The shop has books about Elizabeth I and Mary Queen of Scots, apparently because most of the major rebuilding and decoration of the castle was done during their lifetimes. And at least one Swedish prince was known to have courted Elizabeth I. Of course, we all know that she said “No!” to marriage. But at the time, Sweden was a great naval power.  I wonder if Elizabeth gave some serious thought to a Swedish alliance. How might history have been different if she had said “Yes!” to a Swedish prince?

Castle doorways always lead me to questions like this.  It’s why I travel.

Why I Love England: A Garden is More Than a Garden




It seems that anyone in England who owns a patch of ground, large or small, is compelled to make it into a thing of beauty or an expression of taste. English gardeners use flowers as a painter uses color.


And an English garden is more than just pretty flowers.  It’s also a place to display the imagination and wit of the gardener. Do you have an unsightly stump with a horizontal lean to it? Turn it into a six-foot earthworm to greet your guests. This one is at the entrance to The Vyne, a National Trust house from the Tudor era. I’m pretty sure the earthworm was a modern gardener’s idea.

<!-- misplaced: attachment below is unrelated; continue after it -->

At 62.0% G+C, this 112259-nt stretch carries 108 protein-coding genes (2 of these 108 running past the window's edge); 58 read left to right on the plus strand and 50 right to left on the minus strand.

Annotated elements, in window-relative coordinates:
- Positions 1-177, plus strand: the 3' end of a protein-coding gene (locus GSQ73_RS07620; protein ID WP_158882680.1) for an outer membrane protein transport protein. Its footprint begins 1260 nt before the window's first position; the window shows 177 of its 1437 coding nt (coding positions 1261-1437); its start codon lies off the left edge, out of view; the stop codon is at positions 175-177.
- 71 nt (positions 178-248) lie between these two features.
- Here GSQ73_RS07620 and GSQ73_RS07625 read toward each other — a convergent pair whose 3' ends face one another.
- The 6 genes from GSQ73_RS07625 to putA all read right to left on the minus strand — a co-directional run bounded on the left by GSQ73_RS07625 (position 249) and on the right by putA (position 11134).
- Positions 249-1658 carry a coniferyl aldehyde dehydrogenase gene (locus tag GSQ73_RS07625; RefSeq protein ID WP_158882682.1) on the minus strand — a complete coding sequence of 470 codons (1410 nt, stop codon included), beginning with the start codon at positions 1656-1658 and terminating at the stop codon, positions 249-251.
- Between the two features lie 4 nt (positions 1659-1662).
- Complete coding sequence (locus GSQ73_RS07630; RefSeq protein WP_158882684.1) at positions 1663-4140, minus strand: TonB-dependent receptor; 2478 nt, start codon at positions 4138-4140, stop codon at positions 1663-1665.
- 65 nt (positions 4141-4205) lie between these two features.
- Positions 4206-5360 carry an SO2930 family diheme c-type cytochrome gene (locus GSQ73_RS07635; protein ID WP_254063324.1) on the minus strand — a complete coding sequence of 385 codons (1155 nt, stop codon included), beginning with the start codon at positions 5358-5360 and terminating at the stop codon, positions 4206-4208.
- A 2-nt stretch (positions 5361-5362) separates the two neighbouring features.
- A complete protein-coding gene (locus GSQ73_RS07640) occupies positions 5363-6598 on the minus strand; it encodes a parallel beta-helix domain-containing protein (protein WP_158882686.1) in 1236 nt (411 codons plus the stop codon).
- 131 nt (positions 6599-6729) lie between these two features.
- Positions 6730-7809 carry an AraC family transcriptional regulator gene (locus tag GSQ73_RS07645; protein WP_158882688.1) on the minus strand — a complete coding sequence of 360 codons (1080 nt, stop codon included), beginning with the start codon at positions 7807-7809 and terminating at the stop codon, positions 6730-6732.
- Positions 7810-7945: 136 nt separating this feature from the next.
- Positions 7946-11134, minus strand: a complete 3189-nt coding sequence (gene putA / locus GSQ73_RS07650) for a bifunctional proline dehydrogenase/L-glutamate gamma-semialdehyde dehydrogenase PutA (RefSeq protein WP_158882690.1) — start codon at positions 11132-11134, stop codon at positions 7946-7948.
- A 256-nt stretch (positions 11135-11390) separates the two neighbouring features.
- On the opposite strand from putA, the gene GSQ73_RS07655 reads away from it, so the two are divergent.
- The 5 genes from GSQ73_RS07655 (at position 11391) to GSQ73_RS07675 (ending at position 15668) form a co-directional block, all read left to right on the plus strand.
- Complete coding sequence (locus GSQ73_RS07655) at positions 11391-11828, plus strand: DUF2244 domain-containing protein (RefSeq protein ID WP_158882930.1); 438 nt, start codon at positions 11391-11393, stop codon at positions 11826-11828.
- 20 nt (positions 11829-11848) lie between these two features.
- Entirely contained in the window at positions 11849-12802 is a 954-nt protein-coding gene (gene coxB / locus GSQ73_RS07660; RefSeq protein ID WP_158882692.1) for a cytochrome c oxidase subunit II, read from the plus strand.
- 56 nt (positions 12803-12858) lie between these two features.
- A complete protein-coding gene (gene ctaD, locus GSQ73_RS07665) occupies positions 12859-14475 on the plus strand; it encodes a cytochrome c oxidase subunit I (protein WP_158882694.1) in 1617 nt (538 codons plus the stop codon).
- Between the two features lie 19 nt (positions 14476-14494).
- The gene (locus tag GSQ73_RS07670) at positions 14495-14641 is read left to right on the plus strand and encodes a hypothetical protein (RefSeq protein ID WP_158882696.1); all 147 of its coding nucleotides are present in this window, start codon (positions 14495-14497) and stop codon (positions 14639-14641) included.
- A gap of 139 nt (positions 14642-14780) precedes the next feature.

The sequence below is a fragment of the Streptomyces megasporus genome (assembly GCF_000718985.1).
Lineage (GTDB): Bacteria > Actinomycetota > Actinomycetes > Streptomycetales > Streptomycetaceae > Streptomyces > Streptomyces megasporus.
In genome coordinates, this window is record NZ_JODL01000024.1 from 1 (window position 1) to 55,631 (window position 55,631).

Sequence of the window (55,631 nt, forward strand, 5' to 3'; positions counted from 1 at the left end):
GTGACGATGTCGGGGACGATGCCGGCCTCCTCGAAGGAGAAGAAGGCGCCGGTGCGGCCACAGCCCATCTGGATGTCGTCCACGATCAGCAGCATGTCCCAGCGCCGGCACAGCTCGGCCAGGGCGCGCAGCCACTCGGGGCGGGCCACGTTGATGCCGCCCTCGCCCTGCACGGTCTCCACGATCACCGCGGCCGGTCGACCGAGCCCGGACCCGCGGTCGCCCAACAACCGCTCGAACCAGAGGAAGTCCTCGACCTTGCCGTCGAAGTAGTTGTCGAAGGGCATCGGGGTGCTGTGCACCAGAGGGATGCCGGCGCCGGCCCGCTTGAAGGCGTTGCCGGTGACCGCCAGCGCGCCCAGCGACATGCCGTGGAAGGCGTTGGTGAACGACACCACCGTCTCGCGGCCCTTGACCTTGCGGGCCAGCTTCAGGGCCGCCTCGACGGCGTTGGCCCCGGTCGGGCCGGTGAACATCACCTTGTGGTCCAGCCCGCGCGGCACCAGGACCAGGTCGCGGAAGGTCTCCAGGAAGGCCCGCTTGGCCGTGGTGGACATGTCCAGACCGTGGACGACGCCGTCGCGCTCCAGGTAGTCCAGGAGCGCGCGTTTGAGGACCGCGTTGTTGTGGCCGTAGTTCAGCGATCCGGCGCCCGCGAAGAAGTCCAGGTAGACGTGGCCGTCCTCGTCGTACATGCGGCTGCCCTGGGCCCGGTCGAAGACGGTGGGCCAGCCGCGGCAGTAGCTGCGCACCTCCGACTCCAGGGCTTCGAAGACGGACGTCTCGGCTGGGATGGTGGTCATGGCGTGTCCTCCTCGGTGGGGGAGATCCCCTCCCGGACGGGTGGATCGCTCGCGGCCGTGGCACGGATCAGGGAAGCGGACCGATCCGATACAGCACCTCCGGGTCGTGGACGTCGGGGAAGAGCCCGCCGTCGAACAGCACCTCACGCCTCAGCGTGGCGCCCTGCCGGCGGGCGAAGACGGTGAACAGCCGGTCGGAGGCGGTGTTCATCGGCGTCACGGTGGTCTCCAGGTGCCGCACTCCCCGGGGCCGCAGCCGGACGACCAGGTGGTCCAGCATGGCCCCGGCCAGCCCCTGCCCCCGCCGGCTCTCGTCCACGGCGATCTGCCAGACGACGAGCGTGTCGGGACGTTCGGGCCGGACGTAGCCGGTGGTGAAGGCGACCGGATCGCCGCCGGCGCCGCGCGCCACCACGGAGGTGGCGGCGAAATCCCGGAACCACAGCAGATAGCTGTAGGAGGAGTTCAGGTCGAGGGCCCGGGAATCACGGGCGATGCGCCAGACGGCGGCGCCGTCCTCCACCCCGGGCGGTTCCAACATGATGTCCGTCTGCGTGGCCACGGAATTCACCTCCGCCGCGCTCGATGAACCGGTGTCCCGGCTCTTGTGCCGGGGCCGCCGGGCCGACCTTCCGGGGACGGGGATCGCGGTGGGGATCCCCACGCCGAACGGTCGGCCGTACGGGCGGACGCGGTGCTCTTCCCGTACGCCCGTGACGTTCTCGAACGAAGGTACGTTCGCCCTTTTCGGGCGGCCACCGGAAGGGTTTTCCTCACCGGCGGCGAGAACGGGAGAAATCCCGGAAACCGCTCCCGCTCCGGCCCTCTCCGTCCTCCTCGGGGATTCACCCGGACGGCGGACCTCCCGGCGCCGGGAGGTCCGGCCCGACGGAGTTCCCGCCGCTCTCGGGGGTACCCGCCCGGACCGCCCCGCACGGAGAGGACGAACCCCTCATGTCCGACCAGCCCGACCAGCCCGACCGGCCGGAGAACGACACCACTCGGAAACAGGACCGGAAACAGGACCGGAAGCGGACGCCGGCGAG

Maybe your stump is more vertical. The Queen turned one of hers into a giant squirrel at Sandringham, the private country estate of the Royal Family near King’s Lynn. The squirrel stands about eight feet tall.  Do children climb on it? There’s nothing to stop them except decorum–maybe the Queen will walk by.


Do you have a boring expanse of lawn?  How about a creepy-crawly spider? This one, about a thousand times larger than life-size, is at Sudeley Castle.


Sometimes garden ornaments touchingly describe history. Sudeley Castle has exquisite ivy garden sculptures depicting Queen Catherine Parr and her younger relative Lady Jane Grey, two queens who lived at Sudeley together for a time. Later, Lady Jane reigned as Queen for only nine days. The political machinations that put her on the throne brought her down quickly and she lost her head. Queen Catherine was the only wife to survive Henry VIII. She is buried in the nearby chapel where she and Lady Jane went daily to pray.